Hands-on with Hearthstone for iPad

Hearthstone
While I was part of the early beta crowd for Hearthstone last year, I haven't played it in quite some time. It wasn't because I became disenfranchised with the game but rather because I felt it truly belonged on a tablet -- and playing it on a PC just felt wrong somehow. So I've been waiting for Hearthstone to finally make the leap to the iPad, and when that happened yesterday, I was all over it like a murloc swarm on a noobie.

In many ways, Hearthstone is absolutely tailor-fit for mobile gaming. It requires minimal manipulation; poking, holding, and the occasional swipe is about as complex as the physical mechanics get. It's a turn-based thinker's game that gives you ample time to plot your strategy and get a few other things done between moves. On an iPad, that's pretty easy; I would read a book while my opponent took his/her/its turn.

The game actually kept me up past my bedtime because of the "just one more match" temptation, which tells me that the magic that fueled my interest in this game in beta is roaring more now than ever. But how does it actually handle on Apple's devices?

The clunky side

Probably the most damning report that I can bring back to you is that, oddly enough, the menus are very clunky. There is noticable lag and general pokey-puppyness while you're trying to navigate through the simple menu options and fiddle with deck building. It's not a massive deal-breaker, but I was surprised to see it. Even though I'm playing it on a first-generation iPad mini, I've never experienced similar slow-downs in much more technically demanding titles. I've heard a couple of reports from friends that Hearthstone's menus are laggy for them as well.

The really strange thing is that this problem doesn't seem to extend into the actual game. Once I got a match going, it was smooth sailing with nary a lag monster to be seen. I hope this is a simple optimization issue that can be patched up sooner rather than later.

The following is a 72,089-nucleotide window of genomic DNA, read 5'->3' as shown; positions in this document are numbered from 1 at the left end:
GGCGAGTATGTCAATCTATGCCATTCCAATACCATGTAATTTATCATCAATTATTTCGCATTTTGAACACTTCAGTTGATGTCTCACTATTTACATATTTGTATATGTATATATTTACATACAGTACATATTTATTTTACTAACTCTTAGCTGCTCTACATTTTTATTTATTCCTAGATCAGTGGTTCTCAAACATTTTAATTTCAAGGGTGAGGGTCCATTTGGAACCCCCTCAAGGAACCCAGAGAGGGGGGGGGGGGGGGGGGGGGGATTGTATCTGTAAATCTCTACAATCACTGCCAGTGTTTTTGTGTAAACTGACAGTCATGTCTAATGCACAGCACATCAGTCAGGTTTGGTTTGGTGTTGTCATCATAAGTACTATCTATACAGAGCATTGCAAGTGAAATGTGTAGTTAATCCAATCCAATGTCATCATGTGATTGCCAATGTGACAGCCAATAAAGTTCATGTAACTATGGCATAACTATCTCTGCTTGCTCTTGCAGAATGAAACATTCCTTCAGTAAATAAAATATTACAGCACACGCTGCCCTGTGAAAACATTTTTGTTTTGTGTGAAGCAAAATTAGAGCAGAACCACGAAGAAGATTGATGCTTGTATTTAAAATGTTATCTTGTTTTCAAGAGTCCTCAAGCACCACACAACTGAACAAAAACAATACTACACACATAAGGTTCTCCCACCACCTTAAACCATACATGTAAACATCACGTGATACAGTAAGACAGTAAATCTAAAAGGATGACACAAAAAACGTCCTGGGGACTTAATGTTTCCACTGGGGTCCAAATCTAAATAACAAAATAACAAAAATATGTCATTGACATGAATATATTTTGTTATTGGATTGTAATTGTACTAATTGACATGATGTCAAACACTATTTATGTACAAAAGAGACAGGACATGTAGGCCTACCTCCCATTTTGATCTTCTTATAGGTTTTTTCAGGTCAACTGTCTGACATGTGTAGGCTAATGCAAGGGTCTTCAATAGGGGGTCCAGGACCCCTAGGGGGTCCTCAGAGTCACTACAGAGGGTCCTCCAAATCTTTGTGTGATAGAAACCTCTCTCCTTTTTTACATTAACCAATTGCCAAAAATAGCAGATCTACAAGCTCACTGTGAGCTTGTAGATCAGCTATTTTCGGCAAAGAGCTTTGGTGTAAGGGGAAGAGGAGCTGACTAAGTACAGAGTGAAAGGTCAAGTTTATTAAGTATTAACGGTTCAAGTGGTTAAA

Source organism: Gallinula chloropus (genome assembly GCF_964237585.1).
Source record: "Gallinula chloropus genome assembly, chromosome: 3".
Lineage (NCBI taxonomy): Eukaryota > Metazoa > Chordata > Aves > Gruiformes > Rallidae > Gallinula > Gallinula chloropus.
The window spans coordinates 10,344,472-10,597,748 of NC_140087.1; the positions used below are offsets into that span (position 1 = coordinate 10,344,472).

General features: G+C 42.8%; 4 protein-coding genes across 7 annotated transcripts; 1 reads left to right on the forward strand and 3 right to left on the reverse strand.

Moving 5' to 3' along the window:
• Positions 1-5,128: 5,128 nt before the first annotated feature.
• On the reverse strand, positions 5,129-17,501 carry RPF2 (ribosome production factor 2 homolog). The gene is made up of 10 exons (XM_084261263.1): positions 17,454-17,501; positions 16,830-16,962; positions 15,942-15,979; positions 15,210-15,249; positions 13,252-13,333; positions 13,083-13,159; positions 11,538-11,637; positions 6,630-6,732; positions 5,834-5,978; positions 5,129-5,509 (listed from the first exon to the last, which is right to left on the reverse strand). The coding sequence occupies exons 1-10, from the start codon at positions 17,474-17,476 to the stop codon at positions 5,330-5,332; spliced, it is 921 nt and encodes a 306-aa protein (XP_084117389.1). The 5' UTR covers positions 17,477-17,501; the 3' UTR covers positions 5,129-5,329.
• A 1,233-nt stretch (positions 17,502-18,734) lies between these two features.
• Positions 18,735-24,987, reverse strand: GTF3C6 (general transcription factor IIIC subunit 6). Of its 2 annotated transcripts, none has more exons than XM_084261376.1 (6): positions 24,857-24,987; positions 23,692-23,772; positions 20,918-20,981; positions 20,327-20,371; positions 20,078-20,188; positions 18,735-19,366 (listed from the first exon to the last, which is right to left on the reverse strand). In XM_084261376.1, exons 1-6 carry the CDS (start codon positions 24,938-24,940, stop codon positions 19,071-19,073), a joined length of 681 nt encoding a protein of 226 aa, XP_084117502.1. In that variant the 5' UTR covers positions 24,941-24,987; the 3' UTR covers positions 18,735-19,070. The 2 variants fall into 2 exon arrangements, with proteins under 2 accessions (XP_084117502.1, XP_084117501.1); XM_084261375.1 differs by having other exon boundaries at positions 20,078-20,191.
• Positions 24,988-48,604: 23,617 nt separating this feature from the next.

The only other complaint I have is the slightly awkward press-and-hold command that's needed to bring up tooltips and previous moves. Sometimes my opponent played combinations too quickly and I had no idea what happened and why. While there are teeny-tiny icons on the left side of the screen that can be pressed to provide a step-by-step report, I would actually rather have a chat scroll that would relay the moves back to me in plain English. And while we're wishing for more features, how about some actual socialization past your friends list? It's like ChatRoulette with fewer private parts and more Hunters. I don't like feeling so distant from other players all of the time.

Returning to the magic

Everything that I enjoyed on the PC version of Hearthstone is more or less here. Games are a leisurely back-and-forth between you and a mostly anonymous opponent, with the cards talking more than your six emotes. I like to psych my foe out by saying "oops!" after every turn. Let him think me incompetent; that's when I'll hit him with my awesome combo!

One thing that I love about Hearthstone is how low-stress it is for a card game. I used to play a lot of Magic back in the day, and even though I liked it, I would get so tense and anxious during those matches. That anxiety just isn't here, and I think it's because I don't have to worry about overly long matches, playing interrupts on the opponent's turn, or card combinations that are far beyond my understanding. It's streamlined just enough to cut out a lot of the extraneous fat from other CCGs while retaining quite a bit of strategy and depth.

Each of the six or so matches that I played yesterday on the iPad took a little under 20 minutes to complete, depending on how quick my opponents were to make their choices. I ran a Mage deck that I call David Copperfield, and while it wasn't unbeatable, I racked up a few wins using it very aggressively. I'm quite out of the loop as to the meta game, but I don't necessarily feel as though I need to read up on that to be competitive. Each match is a lesson in and of itself, and even if I lose, I usually learn a new trick or two.

Blizzard definitely made the return to the game welcoming. I racked up not only a mount for World of Warcraft (which is nice although I'm not playing that game) but a free pack of cards. There's a really good balance between the effort required to earn free packs in this game and the temptation of just buying them outright, and while I have yet to open my wallet, I can see the allure of skipping those daily quests in order to beef up my collection.

Android tablet owners are rightfully grinding their teeth waiting for Hearthstone to land on their devices as well, and after seeing the great fit of platform and game with the iPad, I don't blame them for their frustration. In the meanwhile, it looks as though Blizz's small but addictive title has a welcome home and another frontier to conquer.

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This article was originally published on Massively.

This article was originally published on Joystiq.